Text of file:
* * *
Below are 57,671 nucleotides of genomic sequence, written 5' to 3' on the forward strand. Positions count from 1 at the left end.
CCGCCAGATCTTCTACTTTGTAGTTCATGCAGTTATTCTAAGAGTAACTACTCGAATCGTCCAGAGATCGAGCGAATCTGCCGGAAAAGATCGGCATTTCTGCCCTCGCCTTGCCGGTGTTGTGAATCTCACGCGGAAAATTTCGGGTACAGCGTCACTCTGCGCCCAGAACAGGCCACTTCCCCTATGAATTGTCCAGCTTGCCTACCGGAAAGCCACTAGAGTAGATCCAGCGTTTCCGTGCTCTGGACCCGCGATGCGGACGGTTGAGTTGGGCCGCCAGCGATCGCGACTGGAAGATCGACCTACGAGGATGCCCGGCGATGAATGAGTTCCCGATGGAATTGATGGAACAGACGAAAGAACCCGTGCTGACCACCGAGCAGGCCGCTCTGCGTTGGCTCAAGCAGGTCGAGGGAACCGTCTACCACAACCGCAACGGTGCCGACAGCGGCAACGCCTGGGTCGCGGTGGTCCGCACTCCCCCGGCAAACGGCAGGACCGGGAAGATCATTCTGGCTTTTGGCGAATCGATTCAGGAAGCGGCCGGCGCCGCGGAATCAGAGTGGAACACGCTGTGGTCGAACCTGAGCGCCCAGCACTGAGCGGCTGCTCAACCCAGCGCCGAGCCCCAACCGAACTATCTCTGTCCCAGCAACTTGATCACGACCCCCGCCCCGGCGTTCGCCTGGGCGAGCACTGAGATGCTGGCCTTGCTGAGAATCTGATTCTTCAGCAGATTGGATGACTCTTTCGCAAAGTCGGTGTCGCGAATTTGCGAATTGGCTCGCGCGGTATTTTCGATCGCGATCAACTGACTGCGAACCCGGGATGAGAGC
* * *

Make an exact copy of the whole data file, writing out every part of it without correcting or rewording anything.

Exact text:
Below are 57,671 nucleotides of genomic sequence, written 5' to 3' on the forward strand. Positions count from 1 at the left end.
CCGCCAGATCTTCTACTTTGTAGTTCATGCAGTTATTCTAAGAGTAACTACTCGAATCGTCCAGAGATCGAGCGAATCTGCCGGAAAAGATCGGCATTTCTGCCCTCGCCTTGCCGGTGTTGTGAATCTCACGCGGAAAATTTCGGGTACAGCGTCACTCTGCGCCCAGAACAGGCCACTTCCCCTATGAATTGTCCAGCTTGCCTACCGGAAAGCCACTAGAGTAGATCCAGCGTTTCCGTGCTCTGGACCCGCGATGCGGACGGTTGAGTTGGGCCGCCAGCGATCGCGACTGGAAGATCGACCTACGAGGATGCCCGGCGATGAATGAGTTCCCGATGGAATTGATGGAACAGACGAAAGAACCCGTGCTGACCACCGAGCAGGCCGCTCTGCGTTGGCTCAAGCAGGTCGAGGGAACCGTCTACCACAACCGCAACGGTGCCGACAGCGGCAACGCCTGGGTCGCGGTGGTCCGCACTCCCCCGGCAAACGGCAGGACCGGGAAGATCATTCTGGCTTTTGGCGAATCGATTCAGGAAGCGGCCGGCGCCGCGGAATCAGAGTGGAACACGCTGTGGTCGAACCTGAGCGCCCAGCACTGAGCGGCTGCTCAACCCAGCGCCGAGCCCCAACCGAACTATCTCTGTCCCAGCAACTTGATCACGACCCCCGCCCCGGCGTTCGCCTGGGCGAGCACTGAGATGCTGGCCTTGCTGAGAATCTGATTCTTCAGCAGATTGGATGACTCTTTCGCAAAGTCGGTGTCGCGAATTTGCGAATTGGCTCGCGCGGTATTTTCGATCGCGATCAACTGACTGCGAACCCGGGATGAGAGC